People learnt about HIV from television, leaflets, newsletters, books, attending support groups, the Internet, academic publications and talking to health professionals and friends. Clinics often provide a wealth of written information, including booklets and magazines such as Positive Nation. The quality of information about HIV varies greatly, and so people said you need to weigh it up carefully.
Incorrect information is available on the Internet.
When it comes to information, people have very different needs. Of those we interviewed people generally wanted some information, but they also wanted to avoid information overload: “I’m not sure that showering me with heaps of information would be necessarily productive.” Sometimes the danger with too much information is that you can get distracted from looking after yourself: “I sort of hid behind information,” said one man. However, gaining extensive information about HIV really helped some people.
To a certain extent he dealt with HIV by becoming informed.
Keeping abreast of new HIV information helps her to cope. (Read by an actor.)
People said that there were limits to our knowledge about HIV so our understanding about some things seemed shaky. For instance, why is it that some people survive with HIV without medication and without getting sick?
The success of modern anti-HIV drugs means that people do not need to be as well informed about treatments as in the 1980s and early 1990s when many felt that information could mean the difference between life and death. Treatment information is very complex and constantly growing, and only a few people we talked to tried to keep up-to-date with it.
Keeping up with information about safe sex mattered to a number of people. Anal and vaginal sex without condoms is still the most common way that people get HIV. Only a small proportion of people get HIV through oral sex as the risks are much lower. But sexual activity is not the only way people can be infected by HIV. Other ways people can be infected are: injecting drugs or receiving medical care with unsterilised equipment; women can pass HIV on to their unborn baby during pregnancy, labour or delivery; the process of getting tattoos and piercings, and; blood transfusions and blood products, although this has dramatically reduced since blood screening was introduced in the 1980s.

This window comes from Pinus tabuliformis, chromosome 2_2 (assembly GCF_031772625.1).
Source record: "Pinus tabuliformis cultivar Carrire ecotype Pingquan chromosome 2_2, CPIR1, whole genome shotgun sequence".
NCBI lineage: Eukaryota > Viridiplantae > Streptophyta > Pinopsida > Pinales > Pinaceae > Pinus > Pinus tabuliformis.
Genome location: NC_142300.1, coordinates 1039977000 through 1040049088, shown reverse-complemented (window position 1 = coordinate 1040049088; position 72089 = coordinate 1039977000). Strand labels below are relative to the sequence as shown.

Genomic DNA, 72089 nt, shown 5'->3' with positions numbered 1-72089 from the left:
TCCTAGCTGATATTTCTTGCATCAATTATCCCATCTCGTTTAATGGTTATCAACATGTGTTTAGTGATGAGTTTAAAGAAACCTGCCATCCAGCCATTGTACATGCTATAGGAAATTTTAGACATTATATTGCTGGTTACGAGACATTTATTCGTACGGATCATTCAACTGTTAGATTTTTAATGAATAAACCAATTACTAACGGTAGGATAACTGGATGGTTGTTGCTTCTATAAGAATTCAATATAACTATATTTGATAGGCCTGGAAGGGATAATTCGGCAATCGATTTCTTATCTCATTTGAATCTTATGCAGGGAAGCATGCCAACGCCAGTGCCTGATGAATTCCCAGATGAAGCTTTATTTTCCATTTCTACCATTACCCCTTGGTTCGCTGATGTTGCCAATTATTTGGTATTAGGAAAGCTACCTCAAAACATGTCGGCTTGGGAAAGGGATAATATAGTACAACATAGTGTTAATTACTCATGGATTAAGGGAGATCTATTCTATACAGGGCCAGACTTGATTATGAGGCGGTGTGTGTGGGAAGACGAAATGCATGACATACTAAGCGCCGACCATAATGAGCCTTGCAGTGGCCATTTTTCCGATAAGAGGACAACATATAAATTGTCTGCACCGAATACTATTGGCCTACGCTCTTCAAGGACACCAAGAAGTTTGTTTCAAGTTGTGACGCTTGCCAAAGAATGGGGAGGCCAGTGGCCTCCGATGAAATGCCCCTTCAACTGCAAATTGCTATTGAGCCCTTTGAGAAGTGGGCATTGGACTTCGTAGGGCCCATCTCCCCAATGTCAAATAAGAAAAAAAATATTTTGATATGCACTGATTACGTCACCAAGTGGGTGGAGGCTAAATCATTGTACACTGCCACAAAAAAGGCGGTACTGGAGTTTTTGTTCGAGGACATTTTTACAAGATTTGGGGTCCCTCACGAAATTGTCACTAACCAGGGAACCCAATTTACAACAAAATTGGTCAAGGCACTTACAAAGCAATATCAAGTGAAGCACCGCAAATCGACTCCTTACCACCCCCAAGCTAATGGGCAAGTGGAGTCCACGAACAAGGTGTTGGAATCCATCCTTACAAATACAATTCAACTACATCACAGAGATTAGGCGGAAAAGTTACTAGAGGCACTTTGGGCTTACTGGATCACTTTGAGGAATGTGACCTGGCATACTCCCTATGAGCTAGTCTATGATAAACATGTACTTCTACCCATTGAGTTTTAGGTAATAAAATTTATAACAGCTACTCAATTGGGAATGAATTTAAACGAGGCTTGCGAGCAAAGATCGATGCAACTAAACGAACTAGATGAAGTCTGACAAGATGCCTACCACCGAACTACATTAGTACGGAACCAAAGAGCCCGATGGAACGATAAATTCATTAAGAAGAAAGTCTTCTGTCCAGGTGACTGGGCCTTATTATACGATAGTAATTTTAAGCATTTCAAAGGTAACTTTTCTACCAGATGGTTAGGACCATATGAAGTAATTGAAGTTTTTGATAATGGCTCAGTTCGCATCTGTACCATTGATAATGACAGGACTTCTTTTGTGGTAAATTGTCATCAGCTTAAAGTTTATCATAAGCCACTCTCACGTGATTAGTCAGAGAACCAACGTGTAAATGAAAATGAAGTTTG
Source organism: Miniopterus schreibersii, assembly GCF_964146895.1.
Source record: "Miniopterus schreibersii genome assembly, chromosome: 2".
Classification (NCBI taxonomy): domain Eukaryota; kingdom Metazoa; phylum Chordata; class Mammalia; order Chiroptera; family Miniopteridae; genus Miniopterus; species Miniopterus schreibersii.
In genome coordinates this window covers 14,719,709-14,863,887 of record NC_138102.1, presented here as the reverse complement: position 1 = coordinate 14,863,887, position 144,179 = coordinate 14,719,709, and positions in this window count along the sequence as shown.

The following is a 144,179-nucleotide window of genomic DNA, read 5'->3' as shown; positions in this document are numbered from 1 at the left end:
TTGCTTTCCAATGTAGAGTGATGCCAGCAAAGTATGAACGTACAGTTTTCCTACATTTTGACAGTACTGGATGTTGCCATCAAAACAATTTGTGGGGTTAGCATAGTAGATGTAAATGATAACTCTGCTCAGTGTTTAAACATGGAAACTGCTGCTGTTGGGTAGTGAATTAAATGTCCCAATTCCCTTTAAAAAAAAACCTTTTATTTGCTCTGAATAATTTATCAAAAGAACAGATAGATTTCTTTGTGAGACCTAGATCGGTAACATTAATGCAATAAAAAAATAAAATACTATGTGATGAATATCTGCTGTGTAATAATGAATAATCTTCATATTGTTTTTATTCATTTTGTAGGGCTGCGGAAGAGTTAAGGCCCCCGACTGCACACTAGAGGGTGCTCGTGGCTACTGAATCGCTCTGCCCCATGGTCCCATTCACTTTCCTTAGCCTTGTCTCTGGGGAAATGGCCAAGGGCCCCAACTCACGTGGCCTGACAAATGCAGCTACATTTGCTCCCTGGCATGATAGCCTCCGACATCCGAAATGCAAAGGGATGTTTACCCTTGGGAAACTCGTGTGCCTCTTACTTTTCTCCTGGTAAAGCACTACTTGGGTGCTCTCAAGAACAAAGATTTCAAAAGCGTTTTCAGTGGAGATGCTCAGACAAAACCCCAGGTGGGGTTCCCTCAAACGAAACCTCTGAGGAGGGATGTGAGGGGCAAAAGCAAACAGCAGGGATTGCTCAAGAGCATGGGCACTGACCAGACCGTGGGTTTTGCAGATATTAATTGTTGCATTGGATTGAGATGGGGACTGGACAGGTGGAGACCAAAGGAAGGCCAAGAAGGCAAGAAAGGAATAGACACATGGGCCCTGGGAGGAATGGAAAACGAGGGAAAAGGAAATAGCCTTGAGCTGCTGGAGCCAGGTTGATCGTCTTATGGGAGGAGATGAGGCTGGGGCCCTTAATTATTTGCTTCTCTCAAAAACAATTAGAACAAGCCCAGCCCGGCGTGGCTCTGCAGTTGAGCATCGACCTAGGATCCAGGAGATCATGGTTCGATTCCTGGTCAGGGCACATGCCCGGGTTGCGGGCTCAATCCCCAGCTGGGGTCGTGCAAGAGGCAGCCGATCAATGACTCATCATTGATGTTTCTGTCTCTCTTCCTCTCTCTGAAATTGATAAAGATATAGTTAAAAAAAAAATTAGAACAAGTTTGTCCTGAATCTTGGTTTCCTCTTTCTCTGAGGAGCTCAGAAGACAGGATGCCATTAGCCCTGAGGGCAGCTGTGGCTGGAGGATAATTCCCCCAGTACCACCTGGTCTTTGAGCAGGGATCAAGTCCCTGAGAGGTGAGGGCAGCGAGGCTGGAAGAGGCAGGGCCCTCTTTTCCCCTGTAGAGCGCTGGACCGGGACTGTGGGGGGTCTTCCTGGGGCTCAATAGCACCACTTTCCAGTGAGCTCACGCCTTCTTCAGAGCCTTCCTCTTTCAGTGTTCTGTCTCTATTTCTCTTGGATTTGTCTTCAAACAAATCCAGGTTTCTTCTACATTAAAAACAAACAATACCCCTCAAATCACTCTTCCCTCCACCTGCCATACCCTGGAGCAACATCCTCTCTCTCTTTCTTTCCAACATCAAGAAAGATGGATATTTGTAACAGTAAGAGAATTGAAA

Some of the gay men we interviewed believed that people should all now know about how HIV is caught, since safe sex information has been around for two decades. However, sex education in schools can be patchy and young people can still miss out on safe sex information. The number of older people (over 50) who are newly diagnosed with HIV is increasing which may be because they are also less knowledgeable about HIV and less likely to sexually protect themselves. Some people said that there had not been a high profile general education campaign like the frightening ‘iceberg and tombstone’ since the 80s and so another public education campaign was long overdue. One man said he was 7 years old at the time of the ‘tombstone’ advert and so “he missed out.”
Believes that basic sex education in schools is failing many young people.
He did not gain the knowledge and skills he needed to have safe sex.
Gay men visiting or migrating to the UK from other countries where sex is not discussed openly may also lack information, or may have received misinformation about how HIV can be contracted. Additionally, “people don’t just absorb information like a sponge” they adapt it to their own way of thinking. This means people can get things wrong. One man believed “because I was a good boy, a good guy because I was so religious, I couldn’t get HIV.”
Coming from a country where sex and HIV was not discussed meant that he misinterpreted advice…
Says that some Africans may believe that only thin and sickly looking people can have HIV while…
Differences in professional opinion and knowledge means that messages about safe sex can seem contradictory. And safe sex, like any activity in life, is not completely without risk. So people need to decide for themselves about the level of risk they are willing to take. For instance, some people used condoms for oral sex because they were not willing to take the small risk of transmission. One man used a number of condoms at once for vaginal sex (although this is not recommended).
Says that we need to be clearer in educating people about which body fluids can transmit HIV.
It is possible to pick up other, perhaps drug-resistant, strains of HIV if you already had HIV and had unprotected sex with other people who were also HIV positive: this is known as ‘superinfection’, but this is very unlikely if both partners have an undetectable ‘viral load’. Others said there were other serious STIs that you could pick up through unprotected sex, some of which could make it easier to pass on HIV to uninfected people.
Believes that other sexually transmitted infections can make HIV infection more likely.
Finally, there is sometimes a gap between our knowledge of safe sex and what we do in sex: “there’s much more to sex than just knowing things.” One man who became infected with HIV through unprotected anal sex said, “I could have written a book on what was known about HIV, I was the ‘good gay’, I knew all about HIV.” (See ‘How people became infected’, ‘Casual sex’ and ‘Sex in relationships’).